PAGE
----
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Happy Birthday Hubble! It's Time to Party: Event Guide

The Hubble Space Telescope, among the most celebrated and popular machines ever made, starts its 25th year in orbit on Thursday, the anniversary of its launch aboard NASA’s now-retired space shuttle Discovery.

The Hubble Space Telescope, among the most celebrated and popular machines ever made, starts its 25th year in orbit on Thursday, the anniversary of its launch aboard NASA's now-retired space shuttle Discovery.

Hubble at 25: What's Next for the Space Telescope?

If gazing at Hubble's inspiring and beautiful pictures aren't enough, here are some events NASA and other organizations plan to mark Hubble's 25th birthday:

A week-long Hubble 2020 science conference at the On Thursday from 9 to 9:45 a.m. EDT NASA administrator Charlie Bolden and other agency leaders including NASA science chief John Grunsfeld, a former astronaut who made eight spacewalks to work on Hubble, At The Arizona State University in Tempe Across the Atlantic, On Friday from 8 to 9 p.m. the On Saturday from 10 a.m. to 3 p.m. the Smithonian's Udvar-Hazy Center in Chantilly, Va., is holding a family day featuring talks by astronauts, scientists and engineers who will provide an inside view of the telescope's checked history, its contributions to astronomy and astrophysics and a look at what is planned in the future. The event is open to the public and will be broadcast and webcast on NASA TV.

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Space shuttle astronauts snapped a final shot of the Hubble Space Telescope after its fifth and final servicing mission in 2009.

Astronomers using the Hubble Space Telescope recently completed the largest and most sensitive survey of dust surrounding young star systems. The survey zoomed-in on stars that are between 10 million to 1 billion years old and the source of the dust is thought to be the left-over debris from planet, asteroid and comet collisions after systems of planets have formed.

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The research is akin to looking far back into the history of our solar system, seeing the inevitable dusty mess left over after the Earth and other planets evolved. "It's like looking back in time to see the kinds of destructive events that once routinely happened in our solar system after the planets formed," said Glenn Schneider, of the University of Arizona's Steward Observatory and lead scientist on the survey team.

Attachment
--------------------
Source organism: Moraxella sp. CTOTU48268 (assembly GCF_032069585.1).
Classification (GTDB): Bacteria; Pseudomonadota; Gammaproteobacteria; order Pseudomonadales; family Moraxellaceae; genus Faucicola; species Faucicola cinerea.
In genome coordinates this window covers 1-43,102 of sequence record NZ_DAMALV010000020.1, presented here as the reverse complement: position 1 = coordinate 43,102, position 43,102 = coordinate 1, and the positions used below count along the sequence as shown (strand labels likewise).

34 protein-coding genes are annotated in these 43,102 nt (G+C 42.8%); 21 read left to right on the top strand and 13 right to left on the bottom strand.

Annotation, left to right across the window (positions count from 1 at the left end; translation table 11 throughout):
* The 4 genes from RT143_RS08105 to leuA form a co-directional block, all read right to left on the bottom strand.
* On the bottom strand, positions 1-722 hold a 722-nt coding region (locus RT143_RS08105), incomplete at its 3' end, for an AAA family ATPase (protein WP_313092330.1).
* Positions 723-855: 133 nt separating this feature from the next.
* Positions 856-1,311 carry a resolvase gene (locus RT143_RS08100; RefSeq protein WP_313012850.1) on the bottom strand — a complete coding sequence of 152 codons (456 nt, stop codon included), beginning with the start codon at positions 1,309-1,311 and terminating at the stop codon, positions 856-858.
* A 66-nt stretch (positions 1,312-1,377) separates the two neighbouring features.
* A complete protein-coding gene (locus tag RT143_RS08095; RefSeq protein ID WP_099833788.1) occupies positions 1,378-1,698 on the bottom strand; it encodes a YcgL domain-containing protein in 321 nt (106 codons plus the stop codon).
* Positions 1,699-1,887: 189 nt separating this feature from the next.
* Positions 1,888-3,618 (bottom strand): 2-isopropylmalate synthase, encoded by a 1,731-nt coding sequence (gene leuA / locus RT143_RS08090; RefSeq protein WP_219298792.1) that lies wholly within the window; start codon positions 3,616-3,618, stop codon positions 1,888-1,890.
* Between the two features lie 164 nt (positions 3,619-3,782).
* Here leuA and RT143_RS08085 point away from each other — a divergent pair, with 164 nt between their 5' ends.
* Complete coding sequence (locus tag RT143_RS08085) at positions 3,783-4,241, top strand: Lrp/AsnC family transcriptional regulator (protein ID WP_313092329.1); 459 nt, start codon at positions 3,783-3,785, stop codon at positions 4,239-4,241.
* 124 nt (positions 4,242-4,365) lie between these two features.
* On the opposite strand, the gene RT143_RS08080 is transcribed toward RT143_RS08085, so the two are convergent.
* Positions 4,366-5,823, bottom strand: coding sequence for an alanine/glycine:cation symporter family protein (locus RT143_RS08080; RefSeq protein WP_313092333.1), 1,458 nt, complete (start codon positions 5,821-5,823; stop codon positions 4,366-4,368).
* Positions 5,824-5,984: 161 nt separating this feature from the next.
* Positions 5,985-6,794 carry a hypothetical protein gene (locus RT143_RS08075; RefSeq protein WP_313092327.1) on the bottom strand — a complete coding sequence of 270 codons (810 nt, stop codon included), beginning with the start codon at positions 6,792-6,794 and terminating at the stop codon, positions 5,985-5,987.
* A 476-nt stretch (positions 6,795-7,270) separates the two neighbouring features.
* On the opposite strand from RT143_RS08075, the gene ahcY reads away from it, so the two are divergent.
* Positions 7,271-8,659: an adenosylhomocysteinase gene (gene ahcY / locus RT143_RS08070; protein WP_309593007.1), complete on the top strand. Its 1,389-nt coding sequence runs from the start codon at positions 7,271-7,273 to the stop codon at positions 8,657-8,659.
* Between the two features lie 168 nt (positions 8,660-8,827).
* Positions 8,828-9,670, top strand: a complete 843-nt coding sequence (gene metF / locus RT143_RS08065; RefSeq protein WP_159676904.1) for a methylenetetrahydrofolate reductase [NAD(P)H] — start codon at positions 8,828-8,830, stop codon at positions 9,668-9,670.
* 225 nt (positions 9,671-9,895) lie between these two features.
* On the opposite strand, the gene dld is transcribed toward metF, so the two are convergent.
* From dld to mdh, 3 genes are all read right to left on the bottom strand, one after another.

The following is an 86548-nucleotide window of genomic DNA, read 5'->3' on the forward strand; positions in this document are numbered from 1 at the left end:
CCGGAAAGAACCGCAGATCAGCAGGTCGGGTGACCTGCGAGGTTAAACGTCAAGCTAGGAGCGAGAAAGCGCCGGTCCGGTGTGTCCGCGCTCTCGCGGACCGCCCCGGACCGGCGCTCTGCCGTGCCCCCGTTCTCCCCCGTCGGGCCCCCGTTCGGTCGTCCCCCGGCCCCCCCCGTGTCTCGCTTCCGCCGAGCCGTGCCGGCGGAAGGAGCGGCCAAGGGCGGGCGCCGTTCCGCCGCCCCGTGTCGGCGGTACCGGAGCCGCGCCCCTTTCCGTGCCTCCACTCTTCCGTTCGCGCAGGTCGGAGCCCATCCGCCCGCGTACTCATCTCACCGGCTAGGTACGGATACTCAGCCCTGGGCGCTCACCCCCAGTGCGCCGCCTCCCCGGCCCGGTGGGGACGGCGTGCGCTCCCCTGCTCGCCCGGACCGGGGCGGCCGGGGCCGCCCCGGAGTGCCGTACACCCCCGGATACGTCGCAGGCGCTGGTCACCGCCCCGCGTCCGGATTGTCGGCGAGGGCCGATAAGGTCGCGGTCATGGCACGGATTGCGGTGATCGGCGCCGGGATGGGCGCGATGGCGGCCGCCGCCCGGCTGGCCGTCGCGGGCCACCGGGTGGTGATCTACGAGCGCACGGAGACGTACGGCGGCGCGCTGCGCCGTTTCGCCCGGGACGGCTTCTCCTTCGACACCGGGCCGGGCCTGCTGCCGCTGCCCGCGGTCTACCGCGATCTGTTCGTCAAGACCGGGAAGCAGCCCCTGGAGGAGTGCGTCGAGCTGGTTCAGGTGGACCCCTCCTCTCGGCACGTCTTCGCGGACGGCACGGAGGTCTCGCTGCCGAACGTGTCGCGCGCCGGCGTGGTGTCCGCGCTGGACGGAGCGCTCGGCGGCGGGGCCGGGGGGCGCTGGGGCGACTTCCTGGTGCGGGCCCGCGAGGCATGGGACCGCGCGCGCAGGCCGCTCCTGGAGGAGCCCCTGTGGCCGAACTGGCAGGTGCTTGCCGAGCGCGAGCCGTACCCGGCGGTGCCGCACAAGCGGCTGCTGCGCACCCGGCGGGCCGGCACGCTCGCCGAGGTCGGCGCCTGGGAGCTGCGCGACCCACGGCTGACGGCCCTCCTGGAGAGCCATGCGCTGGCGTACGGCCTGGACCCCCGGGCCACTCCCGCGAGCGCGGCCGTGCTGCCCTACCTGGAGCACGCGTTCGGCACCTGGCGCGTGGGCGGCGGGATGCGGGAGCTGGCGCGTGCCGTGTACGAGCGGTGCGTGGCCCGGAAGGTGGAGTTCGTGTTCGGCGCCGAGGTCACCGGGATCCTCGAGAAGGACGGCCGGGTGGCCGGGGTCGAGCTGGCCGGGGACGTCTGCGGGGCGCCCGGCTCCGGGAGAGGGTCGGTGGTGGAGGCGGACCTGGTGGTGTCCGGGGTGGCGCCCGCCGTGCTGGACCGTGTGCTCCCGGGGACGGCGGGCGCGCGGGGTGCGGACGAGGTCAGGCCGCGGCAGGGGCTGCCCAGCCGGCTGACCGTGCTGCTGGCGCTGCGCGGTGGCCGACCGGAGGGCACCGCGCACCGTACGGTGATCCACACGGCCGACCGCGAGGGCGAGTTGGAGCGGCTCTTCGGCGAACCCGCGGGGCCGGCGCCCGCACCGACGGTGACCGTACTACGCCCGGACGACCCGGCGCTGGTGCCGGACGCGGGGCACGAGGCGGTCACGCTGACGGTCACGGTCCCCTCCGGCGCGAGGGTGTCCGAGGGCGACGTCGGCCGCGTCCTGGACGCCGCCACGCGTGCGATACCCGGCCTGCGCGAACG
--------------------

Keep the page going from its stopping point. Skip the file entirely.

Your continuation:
Read on to see some of the beautiful variety of circumstellar disks observed by Hubble.

One of the major findings to come from this survey is the stunning diversity of dust surrounding these young stars. Traditionally, circumstellar dust is thought to settle into an orderly disk-like shape -- but it turns out that the opposite is true.

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"We find that the systems are not simply flat with uniform surfaces," said Schneider. "These are actually pretty complicated three-dimensional debris systems, often with embedded smaller structures. Some of the substructures could be signposts of unseen planets."

One stunning observation of the star HD 181327 exhibits a bright ring of dust containing irregularities, potential evidence of a massive collision that has scattered debris far and wide. "This spray of material is fairly distant from its host star — roughly twice the distance that Pluto is from the Sun," said Christopher Stark of NASA's Goddard Space Flight Center, Greenbelt, Md., and co-investigator in the survey team. "Catastrophically destroying an object that massive at such a large distance is difficult to explain, and it should be very rare. If we are in fact seeing the recent aftermath of a massive collision, the unseen planetary system may be quite chaotic."

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Another interpretation for the irregularities could be some kind of interaction with unseen interstellar material. "Our team is currently analyzing follow-up observations that will help reveal the true cause of the irregularity," added Schneider.

Like the diversity of exoplanetary systems astronomers have discovered, it appears the accompanying dust disks also share this characteristic, possibly indicative of gravitational interactions with planets orbiting the stars surveyed by Hubble.

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"How are the planets affecting the disks, and how are the disks affecting the planets? There is some sort of interdependence between a planet and the accompanying debris that might affect the evolution of these exoplanetary debris systems," said Schneider.

Since 1995, thousands of exoplanets have been discovered orbiting stars in our galaxy. Over the same period, however, only a couple of dozen circumstellar disks have been imaged directly. This is down to the fact that the scattered light off these disks is extremely faint (around 100,000 times fainter than the parent star's light). The technology and techniques are only recently becoming available for scientists to not only block the star's blinding light, but to also boost the sensitivity of observations to pick out this scattered light that would otherwise be obscured from view. Fortunately, Hubble's high-contrast imaging has been key in making this survey a success.

By studying these disks of dust and their surprising variety of morphologies may help astronomers better understand how the Earth-moon and Pluto-Charon systems formed. Through planetary collisions, the debris from the early solar system may have coalesced to create many of the natural satellites we see today, 4.6 billion years later. The results of this survey have been published in The Astrophysical Journal.

For more information about this Hubble survey and high-resolution images, browse the HubbleSite.org news release.